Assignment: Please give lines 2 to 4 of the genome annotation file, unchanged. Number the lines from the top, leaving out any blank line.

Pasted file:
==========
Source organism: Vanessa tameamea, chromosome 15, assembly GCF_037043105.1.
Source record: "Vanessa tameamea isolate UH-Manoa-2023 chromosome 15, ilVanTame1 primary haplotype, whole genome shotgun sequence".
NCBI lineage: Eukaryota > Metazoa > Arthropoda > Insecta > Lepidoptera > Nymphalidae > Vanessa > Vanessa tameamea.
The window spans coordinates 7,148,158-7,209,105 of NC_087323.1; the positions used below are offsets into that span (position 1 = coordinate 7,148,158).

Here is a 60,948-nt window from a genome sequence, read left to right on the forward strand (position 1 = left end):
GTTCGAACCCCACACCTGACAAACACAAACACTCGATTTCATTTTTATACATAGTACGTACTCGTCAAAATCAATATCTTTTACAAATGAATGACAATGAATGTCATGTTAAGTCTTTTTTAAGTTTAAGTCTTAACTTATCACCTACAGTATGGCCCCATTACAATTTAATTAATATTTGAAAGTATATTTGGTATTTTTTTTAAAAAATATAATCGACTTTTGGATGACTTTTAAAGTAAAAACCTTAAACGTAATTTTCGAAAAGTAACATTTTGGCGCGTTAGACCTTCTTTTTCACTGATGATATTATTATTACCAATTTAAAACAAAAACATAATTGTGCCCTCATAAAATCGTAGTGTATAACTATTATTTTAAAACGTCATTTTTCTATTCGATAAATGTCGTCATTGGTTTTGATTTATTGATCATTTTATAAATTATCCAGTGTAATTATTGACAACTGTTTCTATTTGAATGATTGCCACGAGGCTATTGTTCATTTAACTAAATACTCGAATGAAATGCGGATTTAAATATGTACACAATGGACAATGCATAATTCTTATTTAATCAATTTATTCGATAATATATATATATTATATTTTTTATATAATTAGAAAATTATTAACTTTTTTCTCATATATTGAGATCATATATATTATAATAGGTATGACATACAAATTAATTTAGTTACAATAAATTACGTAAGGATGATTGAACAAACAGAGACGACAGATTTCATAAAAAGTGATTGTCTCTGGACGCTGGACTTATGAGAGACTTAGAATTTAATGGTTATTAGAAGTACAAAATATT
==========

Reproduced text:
Source record: "Vanessa tameamea isolate UH-Manoa-2023 chromosome 15, ilVanTame1 primary haplotype, whole genome shotgun sequence".
NCBI lineage: Eukaryota > Metazoa > Arthropoda > Insecta > Lepidoptera > Nymphalidae > Vanessa > Vanessa tameamea.
The window spans coordinates 7,148,158-7,209,105 of NC_087323.1; the positions used below are offsets into that span (position 1 = coordinate 7,148,158).